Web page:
I have seen few system administrators using
/sbin/nologin and few use
/bin/false to deny shell access to a particular user in Unix machines. But I have been wondering what’s the difference between
/sbin/nologin and what is the right way of denying a shell access to a user. Well, this tutorial will explain what is the difference between /bin/false & /sbin/nologin.
What is the Difference between /bin/false & /sbin/nologin?
First of all, i should say in terms of functionality there is no difference between
/sbin/nologin. It means, both denies a shell access to a particular user account.
General usage of /sbin/login & /bin/false
But there’s a slight difference –
/bin/false does nothing and it just exits with a status code indicating failure when a user attempts to login to the machine. It does not output any message indicating that the user account does not have shell access.
/sbin/nologin politely denies a shell access for a particular user account and exists with a status code of non-zero. For example, when a user account is set to
/sbin/nologin as shell, then
nologin displays ‘This account is currently not available‘.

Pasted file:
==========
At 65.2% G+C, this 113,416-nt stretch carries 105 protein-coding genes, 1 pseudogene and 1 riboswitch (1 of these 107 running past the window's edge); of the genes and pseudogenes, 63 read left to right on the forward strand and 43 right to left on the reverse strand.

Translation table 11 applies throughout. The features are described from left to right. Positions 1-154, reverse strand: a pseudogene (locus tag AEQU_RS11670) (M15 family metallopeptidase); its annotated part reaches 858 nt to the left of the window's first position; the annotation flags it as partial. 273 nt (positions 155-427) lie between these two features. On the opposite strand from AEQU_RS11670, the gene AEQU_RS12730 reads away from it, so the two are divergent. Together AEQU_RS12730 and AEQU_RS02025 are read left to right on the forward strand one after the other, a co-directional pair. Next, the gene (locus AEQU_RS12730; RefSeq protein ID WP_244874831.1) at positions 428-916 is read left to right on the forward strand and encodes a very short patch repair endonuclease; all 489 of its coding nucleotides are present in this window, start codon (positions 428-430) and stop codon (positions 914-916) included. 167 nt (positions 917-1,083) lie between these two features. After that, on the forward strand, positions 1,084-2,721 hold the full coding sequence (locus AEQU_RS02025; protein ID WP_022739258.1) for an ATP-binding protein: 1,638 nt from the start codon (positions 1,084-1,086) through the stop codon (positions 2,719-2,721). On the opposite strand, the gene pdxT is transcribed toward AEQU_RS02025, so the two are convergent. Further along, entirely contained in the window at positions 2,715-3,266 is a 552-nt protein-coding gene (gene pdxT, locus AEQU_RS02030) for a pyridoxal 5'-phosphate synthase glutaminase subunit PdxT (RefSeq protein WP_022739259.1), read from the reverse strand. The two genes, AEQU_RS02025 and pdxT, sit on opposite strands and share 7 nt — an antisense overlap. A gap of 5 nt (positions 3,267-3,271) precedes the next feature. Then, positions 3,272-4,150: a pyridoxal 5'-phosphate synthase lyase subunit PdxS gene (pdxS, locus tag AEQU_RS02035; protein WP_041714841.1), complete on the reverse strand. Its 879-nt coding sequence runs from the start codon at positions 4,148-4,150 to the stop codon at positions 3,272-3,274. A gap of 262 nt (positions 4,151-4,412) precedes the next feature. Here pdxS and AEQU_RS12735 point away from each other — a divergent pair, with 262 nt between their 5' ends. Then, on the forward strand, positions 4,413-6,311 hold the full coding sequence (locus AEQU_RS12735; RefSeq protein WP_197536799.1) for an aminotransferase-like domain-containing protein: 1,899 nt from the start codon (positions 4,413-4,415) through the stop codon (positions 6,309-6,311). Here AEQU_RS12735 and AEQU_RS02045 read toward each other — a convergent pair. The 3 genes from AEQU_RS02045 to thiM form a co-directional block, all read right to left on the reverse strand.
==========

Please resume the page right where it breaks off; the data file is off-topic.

#su - test This account is currently not available.
nologin can also read a custom message from
/etc/nologin.txt, if present.
Enter a custom message say “This is not a valid login account – Administrator“.
/sbin/nologin will log the login attempts in
Oct 26 09:43:37 test.tg.in su: pam_unix(su-l:session): session opened for user test Oct 26 09:43:37 test.tg.in su: pam_unix(su-l:session): session closed for user test
Looking at man pages of nologin and false.
# man nologin # man false
nologin or false, which is better?
false is a traditional approach, which came much before
/sbin/nologin has the ability to display a custom message, so any administrator would want to use that. In functionality wise, both does the same of not allowing a shell access.
So which one are you using? Tell us in the comment section.